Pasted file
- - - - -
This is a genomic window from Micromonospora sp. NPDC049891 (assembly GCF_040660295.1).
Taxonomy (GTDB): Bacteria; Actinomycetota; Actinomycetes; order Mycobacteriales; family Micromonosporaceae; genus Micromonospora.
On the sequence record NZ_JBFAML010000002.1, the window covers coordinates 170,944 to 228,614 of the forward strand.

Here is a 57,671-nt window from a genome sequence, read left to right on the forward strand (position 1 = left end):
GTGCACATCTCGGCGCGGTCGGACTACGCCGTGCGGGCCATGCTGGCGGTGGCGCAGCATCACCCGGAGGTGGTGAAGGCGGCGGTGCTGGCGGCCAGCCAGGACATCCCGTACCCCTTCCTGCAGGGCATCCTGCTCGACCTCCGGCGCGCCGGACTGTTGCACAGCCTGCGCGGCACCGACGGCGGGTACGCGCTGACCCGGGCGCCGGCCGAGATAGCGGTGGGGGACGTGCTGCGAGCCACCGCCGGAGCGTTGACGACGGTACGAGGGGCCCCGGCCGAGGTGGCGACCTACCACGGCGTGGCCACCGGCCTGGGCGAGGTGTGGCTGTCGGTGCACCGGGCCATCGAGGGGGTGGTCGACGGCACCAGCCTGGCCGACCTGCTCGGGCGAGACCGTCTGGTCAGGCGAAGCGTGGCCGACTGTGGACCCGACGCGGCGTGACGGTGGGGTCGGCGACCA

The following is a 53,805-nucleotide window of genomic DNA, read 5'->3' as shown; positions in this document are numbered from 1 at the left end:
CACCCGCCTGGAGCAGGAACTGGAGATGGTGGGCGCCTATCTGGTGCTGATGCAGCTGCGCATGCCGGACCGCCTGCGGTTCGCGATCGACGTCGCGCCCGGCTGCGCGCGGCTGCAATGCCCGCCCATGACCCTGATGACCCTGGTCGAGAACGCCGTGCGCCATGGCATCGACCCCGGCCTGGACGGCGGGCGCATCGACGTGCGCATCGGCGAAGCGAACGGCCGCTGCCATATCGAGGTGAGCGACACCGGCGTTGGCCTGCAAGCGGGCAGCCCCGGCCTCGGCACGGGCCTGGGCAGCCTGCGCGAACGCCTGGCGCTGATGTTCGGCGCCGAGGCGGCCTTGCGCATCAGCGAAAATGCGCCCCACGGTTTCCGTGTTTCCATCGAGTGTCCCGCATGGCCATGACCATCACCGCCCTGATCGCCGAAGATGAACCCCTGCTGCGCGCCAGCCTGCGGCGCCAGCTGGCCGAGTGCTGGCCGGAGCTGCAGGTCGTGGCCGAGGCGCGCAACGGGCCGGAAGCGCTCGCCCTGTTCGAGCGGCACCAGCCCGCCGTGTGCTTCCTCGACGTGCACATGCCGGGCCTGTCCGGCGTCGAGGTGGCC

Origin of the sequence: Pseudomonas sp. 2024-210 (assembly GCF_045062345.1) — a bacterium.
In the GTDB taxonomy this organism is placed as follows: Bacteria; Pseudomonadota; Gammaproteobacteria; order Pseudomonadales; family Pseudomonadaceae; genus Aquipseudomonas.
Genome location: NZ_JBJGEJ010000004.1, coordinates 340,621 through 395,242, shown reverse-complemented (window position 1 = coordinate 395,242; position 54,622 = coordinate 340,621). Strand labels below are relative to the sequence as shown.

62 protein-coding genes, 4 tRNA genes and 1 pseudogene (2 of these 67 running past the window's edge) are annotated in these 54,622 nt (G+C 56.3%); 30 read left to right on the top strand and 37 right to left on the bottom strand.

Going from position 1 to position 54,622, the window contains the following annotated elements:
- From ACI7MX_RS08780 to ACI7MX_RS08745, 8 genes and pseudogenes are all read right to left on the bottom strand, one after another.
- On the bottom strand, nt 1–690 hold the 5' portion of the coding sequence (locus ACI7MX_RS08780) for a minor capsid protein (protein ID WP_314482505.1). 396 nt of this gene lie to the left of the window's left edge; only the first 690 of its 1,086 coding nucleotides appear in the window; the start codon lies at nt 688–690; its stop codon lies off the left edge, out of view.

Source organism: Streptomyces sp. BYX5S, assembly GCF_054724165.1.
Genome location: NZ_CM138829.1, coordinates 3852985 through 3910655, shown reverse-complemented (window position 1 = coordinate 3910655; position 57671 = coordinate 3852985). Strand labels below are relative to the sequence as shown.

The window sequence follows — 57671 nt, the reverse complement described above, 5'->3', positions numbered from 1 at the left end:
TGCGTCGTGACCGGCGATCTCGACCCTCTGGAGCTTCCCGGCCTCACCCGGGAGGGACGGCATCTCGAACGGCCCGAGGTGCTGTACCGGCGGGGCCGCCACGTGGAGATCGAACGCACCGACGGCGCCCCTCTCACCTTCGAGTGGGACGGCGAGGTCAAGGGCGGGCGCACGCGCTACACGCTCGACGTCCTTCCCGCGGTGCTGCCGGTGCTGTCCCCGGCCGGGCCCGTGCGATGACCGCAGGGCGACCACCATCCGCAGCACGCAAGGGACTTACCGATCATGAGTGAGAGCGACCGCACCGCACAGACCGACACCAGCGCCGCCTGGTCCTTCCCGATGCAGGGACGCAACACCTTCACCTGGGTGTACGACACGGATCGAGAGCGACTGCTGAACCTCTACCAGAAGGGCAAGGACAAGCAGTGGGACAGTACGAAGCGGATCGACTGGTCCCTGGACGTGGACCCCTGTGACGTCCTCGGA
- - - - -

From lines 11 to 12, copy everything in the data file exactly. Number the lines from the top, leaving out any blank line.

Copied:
62 protein-coding genes, 4 tRNA genes and 1 pseudogene (2 of these 67 running past the window's edge) are annotated in these 54,622 nt (G+C 56.3%); 30 read left to right on the top strand and 37 right to left on the bottom strand.

Going from position 1 to position 54,622, the window contains the following annotated elements: